What is Narcissist and how do you manage yourself when divorcing one? Narcissism is both a psychological diagnosis as well as a behavior inherent in all human beings. Everyone starts out life as a narcissist in the sense that we are completely dependent on our caregivers from birth with little ability to think of anything besides our next meal, the discomfort of burping and a dirty diaper, and how the heck do we get this body to do what we want? We are almost exclusively focused on our own wants and needs with arguably no active capacity for empathy. As we develop and grow, our capacity to have empathy, to see through the other person’s eyes ripens and hopefully comes to fruition.
Narcissists are people with little or no capacity to see through the eyes of others. In a divorce, even the most empathetic person can regress to a more narcissistic perspective. When we are hurt, we tend to feel like victims and initially, this is a place we go to protect ourselves and avoid further pain.
So let’s get a better handle on whether we are divorcing a narcissist or simply someone who is hurt. The following are grade A narcissistic qualities.
The Narcissist is out to take all the marbles with no concern for others. They only show concern if they think it will help them win. The narcissist will do everything in their power to keep you from being able to manage yourself in the divorce process. For the narcissist, showing concern is a way to get you off guard so that they are managing you rather than you discovering how to manage yourself while divorcing them.
They see themselves as the victim and blame others for all their problems. Since they are all about winning, they will do everything in their power to keep you off balance. They will play family court as a game. They will select aggressive, combative attorneys. The most dangerous narcissists are charming and extraverted, usually with money to burn. They will file endless motions with no real concern for the children and blame you for it. If you would only do “the right thing” (let them win) then the children would not be hurt.
Because they have little or no empathy, they just don’t get the destruction that occurs in their wake. Any attempt to relate real pain to them is viewed as a manipulation, part of the game. Should you trigger real feelings in them watch out! Nothing else matters but satisfying their own needs and if you trigger any feeling in conflict with that you will pay.
Narcissists use relationships to regulate themselves. They need to feel like they are in the game and winning so taking you to court helps them to do so. If not you then it will be someone else. It’s better for them to be your enemy than a nonentity.
In order to win and keep winning, they want you to give surrender conditionally so that they still have strings to pull on. They want a trophy to show that they have won. Alternatively, they will accept a judge’s decision as not a loss because they are not losing to you, but to a power they have no direct influence over- they did not willingly give in to you so they have not lost in their own mind. The last thing the narcissist wants is for you to manage yourself when divorcing them. For the Narcissist, you are most malleable when you are off-balance.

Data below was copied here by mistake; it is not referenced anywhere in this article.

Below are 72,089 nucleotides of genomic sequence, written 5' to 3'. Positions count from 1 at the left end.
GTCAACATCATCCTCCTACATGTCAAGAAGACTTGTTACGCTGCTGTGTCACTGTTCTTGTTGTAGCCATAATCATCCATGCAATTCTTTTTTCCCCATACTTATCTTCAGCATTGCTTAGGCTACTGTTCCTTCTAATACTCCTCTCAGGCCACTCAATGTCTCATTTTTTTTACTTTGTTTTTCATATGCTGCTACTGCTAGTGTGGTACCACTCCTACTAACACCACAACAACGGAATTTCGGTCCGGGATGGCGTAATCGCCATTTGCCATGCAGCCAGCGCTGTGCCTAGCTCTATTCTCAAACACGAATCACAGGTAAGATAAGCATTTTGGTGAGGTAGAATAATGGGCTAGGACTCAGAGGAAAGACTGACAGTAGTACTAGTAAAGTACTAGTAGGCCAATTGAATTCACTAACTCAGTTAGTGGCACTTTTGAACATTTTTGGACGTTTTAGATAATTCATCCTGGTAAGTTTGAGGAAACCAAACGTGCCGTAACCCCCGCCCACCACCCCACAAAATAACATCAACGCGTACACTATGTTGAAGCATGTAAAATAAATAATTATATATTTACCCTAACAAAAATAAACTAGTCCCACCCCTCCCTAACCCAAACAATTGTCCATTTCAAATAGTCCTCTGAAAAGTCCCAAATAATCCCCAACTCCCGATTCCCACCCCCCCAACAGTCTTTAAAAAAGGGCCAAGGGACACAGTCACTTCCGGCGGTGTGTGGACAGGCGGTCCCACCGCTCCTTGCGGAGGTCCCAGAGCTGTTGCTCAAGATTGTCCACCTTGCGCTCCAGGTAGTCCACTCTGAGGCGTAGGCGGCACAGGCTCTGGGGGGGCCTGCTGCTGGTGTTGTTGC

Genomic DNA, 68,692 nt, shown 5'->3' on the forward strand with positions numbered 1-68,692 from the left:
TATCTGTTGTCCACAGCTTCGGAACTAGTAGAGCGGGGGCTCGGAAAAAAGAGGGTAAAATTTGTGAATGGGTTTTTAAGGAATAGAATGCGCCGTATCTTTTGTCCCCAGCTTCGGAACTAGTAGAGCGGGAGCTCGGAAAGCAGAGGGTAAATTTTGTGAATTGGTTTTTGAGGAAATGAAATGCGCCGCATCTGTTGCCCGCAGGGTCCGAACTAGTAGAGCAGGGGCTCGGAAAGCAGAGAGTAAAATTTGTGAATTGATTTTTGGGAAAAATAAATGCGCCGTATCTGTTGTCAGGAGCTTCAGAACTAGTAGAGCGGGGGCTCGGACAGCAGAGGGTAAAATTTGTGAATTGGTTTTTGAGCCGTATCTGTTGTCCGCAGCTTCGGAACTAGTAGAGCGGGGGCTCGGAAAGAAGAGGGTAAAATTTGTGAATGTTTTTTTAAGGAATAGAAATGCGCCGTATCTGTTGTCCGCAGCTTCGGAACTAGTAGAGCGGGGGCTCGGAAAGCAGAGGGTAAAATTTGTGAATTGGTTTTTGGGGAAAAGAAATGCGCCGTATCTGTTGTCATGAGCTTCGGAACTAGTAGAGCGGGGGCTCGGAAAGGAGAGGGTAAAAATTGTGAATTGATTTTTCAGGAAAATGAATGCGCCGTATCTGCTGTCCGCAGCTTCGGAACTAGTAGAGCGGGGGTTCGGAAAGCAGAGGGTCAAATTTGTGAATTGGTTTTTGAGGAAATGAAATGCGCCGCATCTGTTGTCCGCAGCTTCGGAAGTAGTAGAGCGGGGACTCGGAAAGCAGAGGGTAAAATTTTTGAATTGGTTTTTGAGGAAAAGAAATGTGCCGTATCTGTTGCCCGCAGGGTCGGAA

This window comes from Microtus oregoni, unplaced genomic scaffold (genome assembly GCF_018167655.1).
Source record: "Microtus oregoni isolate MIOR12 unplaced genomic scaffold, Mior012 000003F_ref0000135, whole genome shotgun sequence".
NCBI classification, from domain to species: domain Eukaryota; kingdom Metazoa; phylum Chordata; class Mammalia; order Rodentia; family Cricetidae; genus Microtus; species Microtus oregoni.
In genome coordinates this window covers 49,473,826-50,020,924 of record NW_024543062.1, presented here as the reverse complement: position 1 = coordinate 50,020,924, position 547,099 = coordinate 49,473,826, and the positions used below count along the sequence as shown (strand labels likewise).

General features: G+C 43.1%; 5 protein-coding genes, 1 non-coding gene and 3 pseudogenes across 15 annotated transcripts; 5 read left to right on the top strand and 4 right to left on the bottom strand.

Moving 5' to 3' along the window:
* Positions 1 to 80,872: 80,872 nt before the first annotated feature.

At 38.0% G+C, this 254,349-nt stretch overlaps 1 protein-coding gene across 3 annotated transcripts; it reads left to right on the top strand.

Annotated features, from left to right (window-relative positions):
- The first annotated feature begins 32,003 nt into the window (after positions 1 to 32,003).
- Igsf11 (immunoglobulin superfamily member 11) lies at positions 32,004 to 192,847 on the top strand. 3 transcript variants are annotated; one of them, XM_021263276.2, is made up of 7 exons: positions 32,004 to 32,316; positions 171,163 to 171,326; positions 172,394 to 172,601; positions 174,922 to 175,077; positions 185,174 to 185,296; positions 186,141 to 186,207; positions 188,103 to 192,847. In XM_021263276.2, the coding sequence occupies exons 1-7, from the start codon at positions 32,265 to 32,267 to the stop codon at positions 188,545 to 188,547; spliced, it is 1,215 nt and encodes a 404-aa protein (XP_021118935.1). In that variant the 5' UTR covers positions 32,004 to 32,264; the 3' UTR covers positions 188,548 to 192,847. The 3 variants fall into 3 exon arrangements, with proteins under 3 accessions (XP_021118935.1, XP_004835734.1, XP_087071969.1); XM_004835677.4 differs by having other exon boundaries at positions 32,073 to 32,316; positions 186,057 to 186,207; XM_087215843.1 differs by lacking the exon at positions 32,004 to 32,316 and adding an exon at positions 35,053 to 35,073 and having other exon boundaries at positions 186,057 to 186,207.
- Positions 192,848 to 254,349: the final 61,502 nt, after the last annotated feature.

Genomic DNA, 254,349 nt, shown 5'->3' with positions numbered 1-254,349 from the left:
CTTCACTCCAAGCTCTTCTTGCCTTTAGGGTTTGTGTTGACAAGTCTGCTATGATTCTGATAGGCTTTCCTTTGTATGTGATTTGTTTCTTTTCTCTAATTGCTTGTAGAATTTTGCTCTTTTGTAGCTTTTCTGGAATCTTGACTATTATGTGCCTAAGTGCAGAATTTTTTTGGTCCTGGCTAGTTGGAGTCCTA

The Narcissist enjoys the game as much as winning, they will take as long as they can in the divorce process savoring every small victory- you NOT winning is a small victory for them even though they continue to describe themselves as the victim repeatedly. They will not be averse to lying and doing it openly as they believe they are in the right and want “justice” (to win) by any means necessary. Because they lack empathy and live to “win”, the narcissist will never settle on middle ground. They don’t know what middle ground is. The Narcissist knows that the longer the process takes, the more willing you will be to give in, whether it be for the sake of the children or out of a desire to end the agony of dealing with someone who will sell your interests out for theirs every time. Negotiate fairly is out of the question, and often won’t settle. They will run up legal bills and blame you for it. Because they’re the victim, they will throw any criticism they can about you in court and hope that it sticks and does so continuously.
The Narcissist “Games the system” going back to court even after the matter is settled, often just to keep you engaged with them, sometimes because they see a win they can yet have. They will pay late, not adhere to schedules just enough to be irritating but not enough to lose and so on.
Make sure your attorney is aware of the problem and proactive: A narcissist’s true colors emerge in conflict so don’t berate yourself for being in a relationship with one. Your attorney may not get it about your ex’s narcissism until the fight really gets going. DO your best to make sure they
Document EVERYTHING: Communicate in writing as much as possible and through one vehicle only and save every communication. Especially document every expenditure as they will call into question any financial contention down the line.
Avoid Being Triggered: The Narcissist loves it when you are angry, then they know that they can play you like a fiddle. Manage your own triggers, don’t allow them to use the kids as bargaining chips for example. When triggered take time out, don’t reply to emails or text messages until you feel centered and certain.
Be Careful: Any and all communication with or about your ex is risky since they have low self-esteem and must think well of themselves. Remember that they will always try to draw you in, they need to so that they can play the game and keep on winning. Be super careful about what you say about them to anyone who might talk to them especially your children. The Narcissist will always undercut themselves if you just keep taking the next right step and don’t play their game.